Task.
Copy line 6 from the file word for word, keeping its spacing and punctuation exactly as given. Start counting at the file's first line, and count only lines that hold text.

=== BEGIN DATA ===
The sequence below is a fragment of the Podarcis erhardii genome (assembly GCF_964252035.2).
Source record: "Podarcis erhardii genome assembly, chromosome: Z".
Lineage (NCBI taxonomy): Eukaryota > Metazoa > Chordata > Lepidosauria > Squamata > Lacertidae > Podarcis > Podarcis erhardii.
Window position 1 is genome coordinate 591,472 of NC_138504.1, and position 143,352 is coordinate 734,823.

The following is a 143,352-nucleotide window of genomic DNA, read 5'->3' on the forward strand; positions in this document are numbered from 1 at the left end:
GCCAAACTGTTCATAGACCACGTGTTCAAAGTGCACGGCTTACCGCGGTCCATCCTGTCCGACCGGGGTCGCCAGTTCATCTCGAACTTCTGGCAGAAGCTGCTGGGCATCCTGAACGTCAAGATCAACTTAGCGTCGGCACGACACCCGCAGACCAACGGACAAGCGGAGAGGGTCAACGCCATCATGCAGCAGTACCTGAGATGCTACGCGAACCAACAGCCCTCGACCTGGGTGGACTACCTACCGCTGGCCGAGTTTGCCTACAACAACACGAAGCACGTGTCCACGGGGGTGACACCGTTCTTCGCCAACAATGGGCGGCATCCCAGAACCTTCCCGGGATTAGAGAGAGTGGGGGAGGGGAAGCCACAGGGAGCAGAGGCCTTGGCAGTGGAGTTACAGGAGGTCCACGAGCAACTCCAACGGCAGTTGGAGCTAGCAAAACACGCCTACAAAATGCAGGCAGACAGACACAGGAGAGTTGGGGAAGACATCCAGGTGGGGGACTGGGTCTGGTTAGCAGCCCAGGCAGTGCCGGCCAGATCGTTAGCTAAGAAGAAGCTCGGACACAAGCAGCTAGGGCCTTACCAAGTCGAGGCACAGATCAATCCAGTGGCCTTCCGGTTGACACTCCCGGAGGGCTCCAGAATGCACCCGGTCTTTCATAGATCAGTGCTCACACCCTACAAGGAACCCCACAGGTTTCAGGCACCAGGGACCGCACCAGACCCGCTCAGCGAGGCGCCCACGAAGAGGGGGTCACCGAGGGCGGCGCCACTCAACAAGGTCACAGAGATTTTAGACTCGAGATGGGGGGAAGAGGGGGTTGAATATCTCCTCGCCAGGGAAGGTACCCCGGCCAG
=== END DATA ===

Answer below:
GCCAAACTGTTCATAGACCACGTGTTCAAAGTGCACGGCTTACCGCGGTCCATCCTGTCCGACCGGGGTCGCCAGTTCATCTCGAACTTCTGGCAGAAGCTGCTGGGCATCCTGAACGTCAAGATCAACTTAGCGTCGGCACGACACCCGCAGACCAACGGACAAGCGGAGAGGGTCAACGCCATCATGCAGCAGTACCTGAGATGCTACGCGAACCAACAGCCCTCGACCTGGGTGGACTACCTACCGCTGGCCGAGTTTGCCTACAACAACACGAAGCACGTGTCCACGGGGGTGACACCGTTCTTCGCCAACAATGGGCGGCATCCCAGAACCTTCCCGGGATTAGAGAGAGTGGGGGAGGGGAAGCCACAGGGAGCAGAGGCCTTGGCAGTGGAGTTACAGGAGGTCCACGAGCAACTCCAACGGCAGTTGGAGCTAGCAAAACACGCCTACAAAATGCAGGCAGACAGACACAGGAGAGTTGGGGAAGACATCCAGGTGGGGGACTGGGTCTGGTTAGCAGCCCAGGCAGTGCCGGCCAGATCGTTAGCTAAGAAGAAGCTCGGACACAAGCAGCTAGGGCCTTACCAAGTCGAGGCACAGATCAATCCAGTGGCCTTCCGGTTGACACTCCCGGAGGGCTCCAGAATGCACCCGGTCTTTCATAGATCAGTGCTCACACCCTACAAGGAACCCCACAGGTTTCAGGCACCAGGGACCGCACCAGACCCGCTCAGCGAGGCGCCCACGAAGAGGGGGTCACCGAGGGCGGCGCCACTCAACAAGGTCACAGAGATTTTAGACTCGAGATGGGGGGAAGAGGGGGTTGAATATCTCCTCGCCAGGGAAGGTACCCCGGCCAG